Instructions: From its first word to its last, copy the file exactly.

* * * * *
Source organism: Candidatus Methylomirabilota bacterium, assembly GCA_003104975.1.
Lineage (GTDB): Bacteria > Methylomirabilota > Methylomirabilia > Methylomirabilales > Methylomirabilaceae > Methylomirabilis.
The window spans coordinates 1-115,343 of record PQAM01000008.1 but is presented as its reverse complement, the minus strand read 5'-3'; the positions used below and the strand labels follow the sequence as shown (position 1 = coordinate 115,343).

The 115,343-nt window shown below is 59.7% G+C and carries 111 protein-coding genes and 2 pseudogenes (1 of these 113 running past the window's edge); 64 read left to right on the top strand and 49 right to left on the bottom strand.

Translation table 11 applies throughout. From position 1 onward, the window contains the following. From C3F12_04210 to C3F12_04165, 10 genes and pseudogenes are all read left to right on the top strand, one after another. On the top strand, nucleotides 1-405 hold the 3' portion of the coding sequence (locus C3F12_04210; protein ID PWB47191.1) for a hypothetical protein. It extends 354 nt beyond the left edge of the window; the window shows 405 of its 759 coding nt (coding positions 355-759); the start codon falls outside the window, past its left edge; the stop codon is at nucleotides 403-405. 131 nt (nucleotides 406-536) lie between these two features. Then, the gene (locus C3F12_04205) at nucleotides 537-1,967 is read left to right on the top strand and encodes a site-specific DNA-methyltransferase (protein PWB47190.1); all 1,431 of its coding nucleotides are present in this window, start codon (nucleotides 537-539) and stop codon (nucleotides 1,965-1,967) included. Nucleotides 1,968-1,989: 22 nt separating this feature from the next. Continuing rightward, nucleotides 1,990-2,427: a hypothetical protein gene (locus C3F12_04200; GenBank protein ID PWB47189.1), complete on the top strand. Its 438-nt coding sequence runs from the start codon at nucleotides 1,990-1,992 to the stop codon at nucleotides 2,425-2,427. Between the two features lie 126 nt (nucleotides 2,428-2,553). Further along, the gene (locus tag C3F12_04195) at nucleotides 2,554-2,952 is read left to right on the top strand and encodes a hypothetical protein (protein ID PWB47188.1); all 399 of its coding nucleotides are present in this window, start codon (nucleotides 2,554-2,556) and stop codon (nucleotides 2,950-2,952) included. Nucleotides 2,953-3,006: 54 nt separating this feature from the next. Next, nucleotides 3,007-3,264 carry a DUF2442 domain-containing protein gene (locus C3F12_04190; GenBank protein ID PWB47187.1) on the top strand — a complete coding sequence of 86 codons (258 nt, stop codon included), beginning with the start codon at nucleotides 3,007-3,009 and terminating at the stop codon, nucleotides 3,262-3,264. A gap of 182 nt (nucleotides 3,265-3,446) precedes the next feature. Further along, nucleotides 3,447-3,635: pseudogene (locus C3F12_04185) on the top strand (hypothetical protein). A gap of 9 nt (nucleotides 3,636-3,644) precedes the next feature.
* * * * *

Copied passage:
Source organism: Candidatus Methylomirabilota bacterium, assembly GCA_003104975.1.
Lineage (GTDB): Bacteria > Methylomirabilota > Methylomirabilia > Methylomirabilales > Methylomirabilaceae > Methylomirabilis.
The window spans coordinates 1-115,343 of record PQAM01000008.1 but is presented as its reverse complement, the minus strand read 5'-3'; the positions used below and the strand labels follow the sequence as shown (position 1 = coordinate 115,343).

The 115,343-nt window shown below is 59.7% G+C and carries 111 protein-coding genes and 2 pseudogenes (1 of these 113 running past the window's edge); 64 read left to right on the top strand and 49 right to left on the bottom strand.

Translation table 11 applies throughout. From position 1 onward, the window contains the following. From C3F12_04210 to C3F12_04165, 10 genes and pseudogenes are all read left to right on the top strand, one after another. On the top strand, nucleotides 1-405 hold the 3' portion of the coding sequence (locus C3F12_04210; protein ID PWB47191.1) for a hypothetical protein. It extends 354 nt beyond the left edge of the window; the window shows 405 of its 759 coding nt (coding positions 355-759); the start codon falls outside the window, past its left edge; the stop codon is at nucleotides 403-405. 131 nt (nucleotides 406-536) lie between these two features. Then, the gene (locus C3F12_04205) at nucleotides 537-1,967 is read left to right on the top strand and encodes a site-specific DNA-methyltransferase (protein PWB47190.1); all 1,431 of its coding nucleotides are present in this window, start codon (nucleotides 537-539) and stop codon (nucleotides 1,965-1,967) included. Nucleotides 1,968-1,989: 22 nt separating this feature from the next. Continuing rightward, nucleotides 1,990-2,427: a hypothetical protein gene (locus C3F12_04200; GenBank protein ID PWB47189.1), complete on the top strand. Its 438-nt coding sequence runs from the start codon at nucleotides 1,990-1,992 to the stop codon at nucleotides 2,425-2,427. Between the two features lie 126 nt (nucleotides 2,428-2,553). Further along, the gene (locus tag C3F12_04195) at nucleotides 2,554-2,952 is read left to right on the top strand and encodes a hypothetical protein (protein ID PWB47188.1); all 399 of its coding nucleotides are present in this window, start codon (nucleotides 2,554-2,556) and stop codon (nucleotides 2,950-2,952) included. Nucleotides 2,953-3,006: 54 nt separating this feature from the next. Next, nucleotides 3,007-3,264 carry a DUF2442 domain-containing protein gene (locus C3F12_04190; GenBank protein ID PWB47187.1) on the top strand — a complete coding sequence of 86 codons (258 nt, stop codon included), beginning with the start codon at nucleotides 3,007-3,009 and terminating at the stop codon, nucleotides 3,262-3,264. A gap of 182 nt (nucleotides 3,265-3,446) precedes the next feature. Further along, nucleotides 3,447-3,635: pseudogene (locus C3F12_04185) on the top strand (hypothetical protein). A gap of 9 nt (nucleotides 3,636-3,644) precedes the next feature.